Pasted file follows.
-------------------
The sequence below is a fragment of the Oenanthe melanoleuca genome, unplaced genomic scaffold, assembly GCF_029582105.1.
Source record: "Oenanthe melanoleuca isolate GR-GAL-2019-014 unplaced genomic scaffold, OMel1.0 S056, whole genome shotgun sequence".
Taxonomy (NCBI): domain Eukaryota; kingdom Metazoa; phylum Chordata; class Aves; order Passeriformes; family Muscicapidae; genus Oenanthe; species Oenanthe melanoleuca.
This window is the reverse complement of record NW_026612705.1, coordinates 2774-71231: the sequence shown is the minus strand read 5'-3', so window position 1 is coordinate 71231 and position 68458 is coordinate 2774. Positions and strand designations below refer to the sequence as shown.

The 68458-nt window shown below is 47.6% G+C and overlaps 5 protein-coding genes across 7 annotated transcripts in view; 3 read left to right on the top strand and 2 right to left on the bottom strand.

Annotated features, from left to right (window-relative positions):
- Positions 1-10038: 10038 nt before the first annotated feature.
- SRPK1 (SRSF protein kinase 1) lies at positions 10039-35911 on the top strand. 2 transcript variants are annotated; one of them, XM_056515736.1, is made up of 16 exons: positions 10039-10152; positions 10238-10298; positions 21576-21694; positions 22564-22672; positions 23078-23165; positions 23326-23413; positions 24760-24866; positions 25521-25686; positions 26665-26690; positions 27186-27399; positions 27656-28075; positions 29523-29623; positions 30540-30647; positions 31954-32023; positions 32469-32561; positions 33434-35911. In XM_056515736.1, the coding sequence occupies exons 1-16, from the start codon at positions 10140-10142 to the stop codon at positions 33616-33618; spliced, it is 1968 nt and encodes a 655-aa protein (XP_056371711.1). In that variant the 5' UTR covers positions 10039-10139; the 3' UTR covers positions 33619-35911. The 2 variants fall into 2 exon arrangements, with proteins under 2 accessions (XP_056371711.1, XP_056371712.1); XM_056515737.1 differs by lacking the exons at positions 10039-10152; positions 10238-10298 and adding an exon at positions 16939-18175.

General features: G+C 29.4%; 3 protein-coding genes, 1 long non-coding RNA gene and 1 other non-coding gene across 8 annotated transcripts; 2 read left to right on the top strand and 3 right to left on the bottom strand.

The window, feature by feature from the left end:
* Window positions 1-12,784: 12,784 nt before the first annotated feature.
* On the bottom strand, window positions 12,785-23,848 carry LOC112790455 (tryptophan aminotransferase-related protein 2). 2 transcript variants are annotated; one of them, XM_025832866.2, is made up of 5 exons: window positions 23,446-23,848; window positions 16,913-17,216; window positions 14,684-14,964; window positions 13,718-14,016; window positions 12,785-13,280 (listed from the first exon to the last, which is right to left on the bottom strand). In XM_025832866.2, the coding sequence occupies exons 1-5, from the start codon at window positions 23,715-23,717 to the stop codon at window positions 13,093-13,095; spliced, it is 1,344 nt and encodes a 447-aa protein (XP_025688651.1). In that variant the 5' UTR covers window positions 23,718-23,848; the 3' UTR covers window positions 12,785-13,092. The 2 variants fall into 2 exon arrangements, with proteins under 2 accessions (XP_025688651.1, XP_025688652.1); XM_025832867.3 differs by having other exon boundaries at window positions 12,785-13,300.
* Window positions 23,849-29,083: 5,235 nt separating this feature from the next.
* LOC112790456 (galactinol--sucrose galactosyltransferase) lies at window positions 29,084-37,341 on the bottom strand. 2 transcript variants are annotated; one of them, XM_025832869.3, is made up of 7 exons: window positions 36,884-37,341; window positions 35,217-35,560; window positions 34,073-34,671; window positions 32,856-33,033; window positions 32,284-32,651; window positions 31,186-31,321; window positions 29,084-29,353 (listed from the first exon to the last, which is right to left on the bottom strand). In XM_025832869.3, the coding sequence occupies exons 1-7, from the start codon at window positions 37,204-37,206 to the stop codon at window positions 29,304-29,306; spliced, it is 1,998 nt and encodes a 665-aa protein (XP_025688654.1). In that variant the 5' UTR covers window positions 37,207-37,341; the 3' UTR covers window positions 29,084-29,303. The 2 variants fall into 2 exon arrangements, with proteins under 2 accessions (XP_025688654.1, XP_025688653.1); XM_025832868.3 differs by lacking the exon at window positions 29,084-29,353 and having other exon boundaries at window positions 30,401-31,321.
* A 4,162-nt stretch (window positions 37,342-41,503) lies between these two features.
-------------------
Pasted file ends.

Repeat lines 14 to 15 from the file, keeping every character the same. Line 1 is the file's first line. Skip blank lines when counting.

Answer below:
* LOC112790456 (galactinol--sucrose galactosyltransferase) lies at window positions 29,084-37,341 on the bottom strand. 2 transcript variants are annotated; one of them, XM_025832869.3, is made up of 7 exons: window positions 36,884-37,341; window positions 35,217-35,560; window positions 34,073-34,671; window positions 32,856-33,033; window positions 32,284-32,651; window positions 31,186-31,321; window positions 29,084-29,353 (listed from the first exon to the last, which is right to left on the bottom strand). In XM_025832869.3, the coding sequence occupies exons 1-7, from the start codon at window positions 37,204-37,206 to the stop codon at window positions 29,304-29,306; spliced, it is 1,998 nt and encodes a 665-aa protein (XP_025688654.1). In that variant the 5' UTR covers window positions 37,207-37,341; the 3' UTR covers window positions 29,084-29,303. The 2 variants fall into 2 exon arrangements, with proteins under 2 accessions (XP_025688654.1, XP_025688653.1); XM_025832868.3 differs by lacking the exon at window positions 29,084-29,353 and having other exon boundaries at window positions 30,401-31,321.
* A 4,162-nt stretch (window positions 37,342-41,503) lies between these two features.